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5 Commonly Asked Questions About Buying-In to a Dealership
(Part 2 of 3)

Posted by Admin Posted on Aug 25 2016

By Robert Vawter, Principal, CPA

Vawter, Gammon, Norris & Company, PC

Many dealers are considering buy-ins as part of their exit strategy.  For anyone considering a buy-in, we are continuing our buy/sell series with the 5 most frequently asked questions about buying into a dealership.  We will first address the tax considerations and ten expand to more general considerations.

Tax Considerations

Q:  Who pays the income tax?

A:  A C corporation pays tax on its taxable income.  For S corporations, partnerships and, typically, LLCs (flow through entities), income tax is paid by the equity owner. Even if the company makes a distribution from a flow through entity, the equity owner is responsible for income taxes. K-1 forms are a tax form that communicates how individuals report the entity’s information on their income tax returns. 

Depending on the entity type (partnerships and LLCs), you cease to be an employee for tax purpose. You will be required to make estimated payments and incur self-employment taxes.

Q:  What is LIFO?

A:  For simplicity, we will leave this discussion to a simple statement: it is a deferral of taxable income.  However, there will probably be a future income tax liability on the accumulated reserves that exist at the date of your buy-in and on the annual changes after the buy-in.

Q:  Why is there a difference between a book income and taxable income?

A:  Be prepared for a difference between operating income and taxable income. Accelerated depreciation on equipment, furniture, LIFO, changes in estimated reserves and meals limitations are just some of the items that create the differences between the dealer statement and the tax returns.

Q:  How are distributions taxed?

A:  C Corporation distributions are taxable to the shareholder when paid. Flow-through entity distributions are typically not taxable.

Q:  Are you purchasing equity or is it part of your compensation?

A:  If you are paid/given ownership as a reward for improving a store, for a percentage of the profits or such, the fair market value of the equity is taxable income in the year received. It is also subject to self-employment (FICA and Medicare) tax.

General Considerations

Do not let the excitement of becoming an owner overshadow sound business judgement. You will be entering a “marriage” that is much easier to get in than to get out. You will be putting most if not all of your net worth at risk and only owning a minority position in the business. Even more important is to know that you will not have voting control.

Understanding what happens if the store is successful, maintains status quo or is not successful is most important  BEFORE signing an agreement. Congratulations on your opportunity, but go into this transaction with your eyes open.

When buying into a dealership, make sure you understand what you are purchasing and how the business operates.  This will help minimize conflicts after becoming the new owner. Below are the top items you should understand or address before the buy-in.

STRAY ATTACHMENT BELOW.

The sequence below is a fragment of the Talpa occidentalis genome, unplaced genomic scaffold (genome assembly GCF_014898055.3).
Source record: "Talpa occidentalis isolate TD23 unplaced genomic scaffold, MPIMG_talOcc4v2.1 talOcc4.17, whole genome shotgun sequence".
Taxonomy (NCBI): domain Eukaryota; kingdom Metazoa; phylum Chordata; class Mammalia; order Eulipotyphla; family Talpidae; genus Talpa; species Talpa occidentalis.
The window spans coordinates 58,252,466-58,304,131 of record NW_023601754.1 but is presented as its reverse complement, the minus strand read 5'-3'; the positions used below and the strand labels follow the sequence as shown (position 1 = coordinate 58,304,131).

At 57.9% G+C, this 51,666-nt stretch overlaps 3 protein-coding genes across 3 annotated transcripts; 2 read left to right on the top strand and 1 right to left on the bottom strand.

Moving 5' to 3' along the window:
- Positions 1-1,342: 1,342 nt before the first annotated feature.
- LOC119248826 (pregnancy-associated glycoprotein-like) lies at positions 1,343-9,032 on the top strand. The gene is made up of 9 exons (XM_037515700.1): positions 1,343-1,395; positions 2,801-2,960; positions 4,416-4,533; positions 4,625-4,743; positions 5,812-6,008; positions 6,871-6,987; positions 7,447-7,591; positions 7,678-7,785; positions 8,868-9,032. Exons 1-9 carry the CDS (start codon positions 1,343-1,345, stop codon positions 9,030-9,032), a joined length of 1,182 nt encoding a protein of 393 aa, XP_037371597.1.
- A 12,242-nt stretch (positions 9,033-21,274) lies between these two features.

• Obtain a full understanding of the assets and liabilities and their effect on future cash flow.
  • Agree to the timing and determination of distributions.
  • Agree to compensation and benefits for yourself, the current equity owners and family members.
  • Agree to facility rental terms and how future major renovations or factory required upgrades are to be handled.
  • Obtain an understanding of related company transactions and loan guarantees.
  • Address future expansion that affects the current company or your involvement with new stores.
  • Determine what “toys” are owned and how costs are allocated.
  • Agree to F&I product pricing and who receives over-remits.
  • Agree to reinsurance company ownership.
  • Address lawsuits resulting from pre buy-in actions.
  • This transaction requires factory approval before being completed.  Determine what your status will be with the manufacturer.r,
  • Obtain an understanding of how income will be distributed.
  • Obtain an understanding of how losses will be treated and how recapitalization will be made.
  • Agree to the terms if you cannot get along.  Will your ownership be repurchased and at what price?
  • Agree to an annual determination of value.
  • Address the situation in the event of death, disability or divorce.
  • Obtain an understanding in the event of a sale of the store’s assets on your portion of proceeds allocated to personal goodwill, non-compete or other off-book items.


While this is a long list of items to consider, it is not all encompassing. Rather, it will start the discussion to help avoid future problems.  It is highly probable you are entering into a business transaction with an honest and fair individual.  But sometimes things do not go as planned.  These suggestions are to help protect you.

The final article in this series will address considerations for the seller during a buy-in transaction. There are a few quirky tax issues that need to be understood before you sell a portion of your company. If you are actively selling today and cannot wait for the final article, contact us today.